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If you find yourself unable to make a payment on your car loan, deferring your payment for one or more months can buy you some temporary breathing room, but it will come at a cost.
How Does Deferring a Car Payment Work?
Under a car loan deferment, the lender agrees to let you pay a lower payment or no payment at all for a month—or two, or three, but probably not much longer than that—with the expectation that you'll be able to resume your regular payment schedule after the deferment ends.
Not all auto lenders allow deferments, and those that do have different procedures for requesting them. Sometimes a deferment option is built into your loan agreement (in which case you might see a "skip a payment" option on the webpage where you make your payments or a "skip payment" slip in your payment coupon book). Other lenders require you to submit a written request, known as a hardship letter, in which you explain why you need the deferment and when you'll resume your regular payments.
Along with the hardship letter, your lender may ask for additional financial details (not unlike the information they probably required when you took out the loan), and they may also review your credit score and credit report. If your credit score has declined significantly since you got your car loan, or if your income or assets have dropped, the lender might decline to give you a deferment. If the lender agrees to the deferment, it will issue a forbearance agreement for you to sign—essentially a contract indicating when you will resume your regular payments, specifying any fees or penalties you'll be charged as part of the arrangement.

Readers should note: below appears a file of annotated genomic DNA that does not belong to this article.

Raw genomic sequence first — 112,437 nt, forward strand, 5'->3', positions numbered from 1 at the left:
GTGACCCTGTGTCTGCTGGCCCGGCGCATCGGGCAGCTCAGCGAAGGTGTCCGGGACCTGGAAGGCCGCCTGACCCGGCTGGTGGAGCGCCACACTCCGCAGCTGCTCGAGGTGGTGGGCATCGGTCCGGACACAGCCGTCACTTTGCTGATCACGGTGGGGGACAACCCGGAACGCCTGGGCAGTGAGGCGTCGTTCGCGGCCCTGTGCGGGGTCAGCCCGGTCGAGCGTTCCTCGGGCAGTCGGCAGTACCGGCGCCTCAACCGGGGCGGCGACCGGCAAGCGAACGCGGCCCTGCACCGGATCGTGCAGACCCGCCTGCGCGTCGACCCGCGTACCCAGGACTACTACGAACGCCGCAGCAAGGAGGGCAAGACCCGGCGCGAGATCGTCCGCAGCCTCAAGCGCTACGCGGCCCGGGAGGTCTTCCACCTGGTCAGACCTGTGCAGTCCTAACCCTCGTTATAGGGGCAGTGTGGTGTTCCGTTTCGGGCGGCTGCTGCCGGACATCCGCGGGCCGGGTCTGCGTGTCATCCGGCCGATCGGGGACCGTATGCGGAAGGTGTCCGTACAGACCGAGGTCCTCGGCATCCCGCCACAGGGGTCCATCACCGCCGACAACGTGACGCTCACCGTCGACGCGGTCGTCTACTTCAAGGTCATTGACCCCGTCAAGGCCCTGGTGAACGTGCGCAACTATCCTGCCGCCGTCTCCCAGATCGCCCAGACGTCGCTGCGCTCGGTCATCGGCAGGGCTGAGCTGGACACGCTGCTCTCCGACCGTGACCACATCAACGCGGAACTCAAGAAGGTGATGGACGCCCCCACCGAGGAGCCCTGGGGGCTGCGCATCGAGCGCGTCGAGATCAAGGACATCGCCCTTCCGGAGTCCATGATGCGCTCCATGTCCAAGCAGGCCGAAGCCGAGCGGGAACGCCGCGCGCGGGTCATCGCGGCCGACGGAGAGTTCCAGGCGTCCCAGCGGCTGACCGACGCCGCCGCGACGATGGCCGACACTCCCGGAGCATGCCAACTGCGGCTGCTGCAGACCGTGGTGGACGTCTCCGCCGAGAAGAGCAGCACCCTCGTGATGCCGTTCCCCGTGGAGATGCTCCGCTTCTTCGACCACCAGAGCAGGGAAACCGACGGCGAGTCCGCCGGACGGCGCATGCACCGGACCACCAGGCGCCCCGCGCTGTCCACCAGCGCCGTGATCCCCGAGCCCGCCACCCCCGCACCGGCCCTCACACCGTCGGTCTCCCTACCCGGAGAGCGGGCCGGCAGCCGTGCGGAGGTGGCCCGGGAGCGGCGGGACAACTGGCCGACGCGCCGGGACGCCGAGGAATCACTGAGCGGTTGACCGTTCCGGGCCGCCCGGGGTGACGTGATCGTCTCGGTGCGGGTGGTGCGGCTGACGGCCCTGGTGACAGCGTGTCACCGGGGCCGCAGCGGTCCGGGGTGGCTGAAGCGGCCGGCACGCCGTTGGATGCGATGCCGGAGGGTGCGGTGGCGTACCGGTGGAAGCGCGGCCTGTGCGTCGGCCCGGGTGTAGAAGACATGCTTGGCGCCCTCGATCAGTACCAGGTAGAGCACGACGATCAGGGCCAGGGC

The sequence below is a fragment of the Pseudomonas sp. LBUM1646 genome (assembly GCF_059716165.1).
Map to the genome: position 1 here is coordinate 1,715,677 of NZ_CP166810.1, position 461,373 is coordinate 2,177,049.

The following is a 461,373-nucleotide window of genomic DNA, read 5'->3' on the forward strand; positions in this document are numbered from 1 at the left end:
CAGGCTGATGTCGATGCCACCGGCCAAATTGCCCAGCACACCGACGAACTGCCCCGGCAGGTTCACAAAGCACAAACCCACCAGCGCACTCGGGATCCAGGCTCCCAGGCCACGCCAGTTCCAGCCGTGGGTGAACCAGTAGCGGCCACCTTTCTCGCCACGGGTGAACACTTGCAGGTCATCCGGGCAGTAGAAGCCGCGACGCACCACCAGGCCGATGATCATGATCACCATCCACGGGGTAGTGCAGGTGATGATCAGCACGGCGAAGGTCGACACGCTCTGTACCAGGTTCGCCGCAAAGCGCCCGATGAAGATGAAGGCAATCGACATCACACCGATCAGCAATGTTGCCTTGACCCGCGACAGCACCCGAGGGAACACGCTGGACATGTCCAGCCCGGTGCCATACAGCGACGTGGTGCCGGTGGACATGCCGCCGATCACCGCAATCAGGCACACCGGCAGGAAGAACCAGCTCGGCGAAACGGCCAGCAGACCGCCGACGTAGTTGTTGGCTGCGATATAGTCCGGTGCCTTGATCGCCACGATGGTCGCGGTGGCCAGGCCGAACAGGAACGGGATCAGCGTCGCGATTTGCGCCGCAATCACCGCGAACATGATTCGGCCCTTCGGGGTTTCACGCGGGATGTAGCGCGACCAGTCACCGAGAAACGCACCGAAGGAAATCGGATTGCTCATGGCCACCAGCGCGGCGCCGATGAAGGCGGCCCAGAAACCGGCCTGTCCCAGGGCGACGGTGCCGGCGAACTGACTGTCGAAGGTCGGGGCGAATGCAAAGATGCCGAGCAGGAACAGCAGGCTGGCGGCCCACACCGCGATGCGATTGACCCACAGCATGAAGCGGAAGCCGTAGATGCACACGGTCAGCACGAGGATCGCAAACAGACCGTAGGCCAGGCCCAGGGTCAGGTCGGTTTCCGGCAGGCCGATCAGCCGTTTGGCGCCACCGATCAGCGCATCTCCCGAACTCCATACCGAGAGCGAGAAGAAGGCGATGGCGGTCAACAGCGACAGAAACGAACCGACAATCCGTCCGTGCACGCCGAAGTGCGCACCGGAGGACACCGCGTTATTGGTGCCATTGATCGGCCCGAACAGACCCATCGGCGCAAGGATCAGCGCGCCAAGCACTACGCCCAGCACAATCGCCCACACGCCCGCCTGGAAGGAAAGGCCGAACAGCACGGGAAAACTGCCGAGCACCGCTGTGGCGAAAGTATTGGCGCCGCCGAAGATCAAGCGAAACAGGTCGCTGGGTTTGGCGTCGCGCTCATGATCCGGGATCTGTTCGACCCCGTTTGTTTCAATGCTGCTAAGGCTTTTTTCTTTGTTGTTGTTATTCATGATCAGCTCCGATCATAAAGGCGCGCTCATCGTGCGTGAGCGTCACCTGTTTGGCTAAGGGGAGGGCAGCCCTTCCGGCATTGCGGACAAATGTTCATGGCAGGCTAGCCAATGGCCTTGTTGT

A deferment may allow you to skip your payment altogether, or it may call for a reduced payment consisting only of the interest portion of your next scheduled payment. Either way, any skipped or reduced payments will be added on to the end of your repayment period, and interest will continue to accrue on the loan for those extra months, so that you'll have to pay significantly more than the amount of each deferred payment before your loan is repaid. In addition, you'll likely be charged a fee for each skipped payment, so a deferment is anything but a free pass.
When Does It Make Sense to Defer a Payment?
Deferring one or two car payments makes sense if you've experienced an emergency expense or temporary reduction in income that you know will be remedied within a short time—for instance, if you have a lull between the end of one job and the start of another. If you seriously doubt you'll be able to get your payments back on track after a month or two, you can use deferment to buy some time, but you'd probably be wise to use that interval to consider finding a less expensive ride.
If you can't get a forbearance agreement from your auto lender, or it becomes clear that you won't be able to resume your regular payment schedule after your authorized deferment period ends, consider selling the car. If you can get more for the car than what you owe on the loan, you may be able to put the surplus from the sale toward a less expensive vehicle (or a ridesharing service).